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I have an Rails application surviving from migrations since Rails version 1 and I would like to ignore all invalid byte sequences on it, to keep the backwards compatibility.

I can't know the input encoding.


> "- Men\xFC -".split("n")
ArgumentError: invalid byte sequence in UTF-8
    from (irb):4:in `split'
    from (irb):4
    from /home/fotanus/.rvm/rubies/ruby-2.0.0-rc2/bin/irb:16:in `<main>'

I can overcome this problem in one line, by using the following, for example:

> "- Men\xFC -".unpack("C*").pack("U*").split("n")
 => ["- Me", "ü -"] 

However I would like to always ignore the invalid byte sequences and disable this errors. On Ruby itself or in Rails.

share|improve this question
Show some samples of the invalid data. What is the encoding in your database or tables? Rails needs to match that. Data Rails receives needs to be coerced to the same encoding the database will store, otherwise you have to use binary <--> ASCII or binary <--> UTF-8 encoding. –  the Tin Man Jun 7 '13 at 15:35
@fotanus: it worked with ruby 1.8 because ruby 1.8 didn't treat encoding the same way (in fact, at all). See e.g. yokolet.blogspot.com/2009/07/… and yehudakatz.com/2010/05/05/… –  Denis Jun 7 '13 at 16:08
@Denis thanks, I'm aware that it changed, so that is why I'm fighting this issues. –  fotanus Jun 7 '13 at 16:18
@theTinMan added example –  fotanus Jun 7 '13 at 16:20
You could try going through all your strings and changing them to something that works. Another versoin would be to re-open the ::String class and manipulate all methods. BTW This looks like it was a standart 8-bit-encoding that was used by your system by default. –  User Jun 7 '13 at 20:22

5 Answers 5

up vote 10 down vote accepted

I don't think you can globally turn off the UTF-8 checking without much difficulty. I would instead focus on fixing up all the strings that enter your application, at the boundary where they come in (e.g. when you query the database or receive HTTP requests).

Let's suppose the strings coming in have the BINARY (a.k.a. ASCII-8BIT encoding). This can be simulated like this:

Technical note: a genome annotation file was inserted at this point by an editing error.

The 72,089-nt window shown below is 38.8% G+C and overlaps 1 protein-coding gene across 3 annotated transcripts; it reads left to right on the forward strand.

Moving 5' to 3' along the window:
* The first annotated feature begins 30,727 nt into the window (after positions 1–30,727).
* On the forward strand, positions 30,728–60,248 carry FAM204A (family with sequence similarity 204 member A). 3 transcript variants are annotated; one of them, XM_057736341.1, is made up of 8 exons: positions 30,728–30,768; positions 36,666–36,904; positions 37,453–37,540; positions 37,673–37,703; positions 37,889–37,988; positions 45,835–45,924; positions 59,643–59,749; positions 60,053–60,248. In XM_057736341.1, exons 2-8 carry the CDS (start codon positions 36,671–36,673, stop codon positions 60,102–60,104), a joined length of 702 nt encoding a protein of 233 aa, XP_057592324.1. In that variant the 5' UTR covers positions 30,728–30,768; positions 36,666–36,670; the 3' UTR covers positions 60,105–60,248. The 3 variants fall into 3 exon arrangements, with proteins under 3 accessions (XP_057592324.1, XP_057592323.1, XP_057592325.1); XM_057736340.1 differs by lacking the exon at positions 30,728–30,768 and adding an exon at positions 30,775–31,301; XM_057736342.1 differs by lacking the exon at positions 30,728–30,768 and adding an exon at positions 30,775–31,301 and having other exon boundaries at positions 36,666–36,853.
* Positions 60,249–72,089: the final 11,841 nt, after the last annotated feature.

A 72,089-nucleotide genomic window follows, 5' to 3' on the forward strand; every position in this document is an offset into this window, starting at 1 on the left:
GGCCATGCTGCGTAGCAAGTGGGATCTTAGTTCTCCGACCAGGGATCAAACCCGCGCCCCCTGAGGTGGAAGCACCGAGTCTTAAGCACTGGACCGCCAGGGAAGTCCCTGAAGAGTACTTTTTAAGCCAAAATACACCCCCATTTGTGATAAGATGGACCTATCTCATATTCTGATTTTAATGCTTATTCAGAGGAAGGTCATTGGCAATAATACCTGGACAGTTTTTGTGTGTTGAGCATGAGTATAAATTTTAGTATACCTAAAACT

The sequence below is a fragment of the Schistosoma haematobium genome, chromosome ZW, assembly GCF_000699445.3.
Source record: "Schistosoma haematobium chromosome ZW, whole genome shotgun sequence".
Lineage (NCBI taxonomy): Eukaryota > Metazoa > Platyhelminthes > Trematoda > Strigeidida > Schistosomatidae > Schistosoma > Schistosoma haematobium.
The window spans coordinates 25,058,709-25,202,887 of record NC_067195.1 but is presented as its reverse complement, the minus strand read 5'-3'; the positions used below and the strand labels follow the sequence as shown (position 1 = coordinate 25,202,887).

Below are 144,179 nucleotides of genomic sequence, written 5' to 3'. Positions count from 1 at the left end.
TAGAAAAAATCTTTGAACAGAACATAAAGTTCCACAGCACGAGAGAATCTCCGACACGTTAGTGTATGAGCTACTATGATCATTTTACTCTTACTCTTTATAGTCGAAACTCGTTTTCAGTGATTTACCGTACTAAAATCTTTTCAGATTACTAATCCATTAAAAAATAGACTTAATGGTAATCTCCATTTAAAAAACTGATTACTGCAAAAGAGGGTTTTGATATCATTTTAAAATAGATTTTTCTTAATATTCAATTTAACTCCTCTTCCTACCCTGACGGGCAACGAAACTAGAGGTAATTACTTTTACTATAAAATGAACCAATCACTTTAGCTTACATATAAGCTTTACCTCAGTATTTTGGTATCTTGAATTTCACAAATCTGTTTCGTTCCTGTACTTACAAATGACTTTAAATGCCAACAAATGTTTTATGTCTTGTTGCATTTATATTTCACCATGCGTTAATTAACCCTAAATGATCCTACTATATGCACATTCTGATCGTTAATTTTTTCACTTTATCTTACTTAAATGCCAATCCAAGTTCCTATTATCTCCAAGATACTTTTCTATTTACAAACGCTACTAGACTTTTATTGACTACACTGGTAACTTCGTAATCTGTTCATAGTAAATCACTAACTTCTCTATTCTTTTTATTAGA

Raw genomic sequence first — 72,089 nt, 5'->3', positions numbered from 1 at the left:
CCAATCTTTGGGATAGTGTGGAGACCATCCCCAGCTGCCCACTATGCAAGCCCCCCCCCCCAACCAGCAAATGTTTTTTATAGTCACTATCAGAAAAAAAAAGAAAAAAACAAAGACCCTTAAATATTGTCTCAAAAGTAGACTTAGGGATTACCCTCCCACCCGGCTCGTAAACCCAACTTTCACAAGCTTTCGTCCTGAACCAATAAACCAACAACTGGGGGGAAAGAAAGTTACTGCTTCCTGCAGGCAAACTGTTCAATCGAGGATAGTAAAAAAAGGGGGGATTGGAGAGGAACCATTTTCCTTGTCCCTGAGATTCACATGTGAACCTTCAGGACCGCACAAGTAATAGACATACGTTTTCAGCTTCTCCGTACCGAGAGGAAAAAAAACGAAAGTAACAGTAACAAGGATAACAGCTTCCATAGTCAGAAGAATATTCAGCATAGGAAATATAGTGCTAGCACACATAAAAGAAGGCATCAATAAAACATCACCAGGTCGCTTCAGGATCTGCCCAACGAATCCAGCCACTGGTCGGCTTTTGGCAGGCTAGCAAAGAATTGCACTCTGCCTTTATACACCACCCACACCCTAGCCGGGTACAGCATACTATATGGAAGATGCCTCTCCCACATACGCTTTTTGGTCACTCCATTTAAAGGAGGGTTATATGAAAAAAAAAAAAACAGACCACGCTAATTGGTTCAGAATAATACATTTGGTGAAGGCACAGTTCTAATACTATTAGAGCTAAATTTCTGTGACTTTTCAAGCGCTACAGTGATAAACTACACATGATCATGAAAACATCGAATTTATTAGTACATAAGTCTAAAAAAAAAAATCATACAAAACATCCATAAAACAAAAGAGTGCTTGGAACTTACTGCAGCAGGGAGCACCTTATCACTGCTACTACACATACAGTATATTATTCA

s = "Men\xFC".force_encoding('BINARY')  # => "Men\xFC"

Then we can convert them to UTF-8 using String#encode and replace any undefined characters with the UTF-8 replacement character:

s = s.encode("UTF-8", invalid: :replace, undef: :replace)  # => "Men\uFFFD"
s.valid_encoding?  # => true

Unfortunately, the steps above would end up mangling a lot of UTF-8 codepoints because the bytes in them would not be recognized. If you had a three-byte UTF-8 characters like "\uFFFD" it would be interpreted as three separate bytes and each one would get converted to the replacement character. Maybe you could do something like this:

def to_utf8(str)
  str = str.force_encoding("UTF-8")
  return str if str.valid_encoding?
  str = str.force_encoding("BINARY")
  str.encode("UTF-8", invalid: :replace, undef: :replace)

That's the best I could think of. Unfortunately, I don't know of a great way to tell Ruby to treat the string as UTF-8 and just replace all the invalid bytes.

share|improve this answer
Thanks for your answer, it is the closest of a global solution. You can always redefine string methods to do this, but I think I'll have to give up and go all the code dealing with case-by-case, because adding this to string would be very hackish. –  fotanus Jun 19 '13 at 17:57

In ruby 2.0 you could use the String#b method, that is a short alias to String#force_encoding("BINARY")

share|improve this answer
This is -very- informative, and I'm happy with the information, but maybe it fits better as a comment? –  fotanus Jun 19 '13 at 17:51

If you just want to operate on the raw bytes, you can try encoding it as ASCII-8BIT/BINARY.


This isn't going to get your ü back, though, since your source string in this case is ISO-8859-1 (or something like it):

"- Men\xFC -".force_encoding("ISO-8859-1").encode("UTF-8")
 => "- Menü -"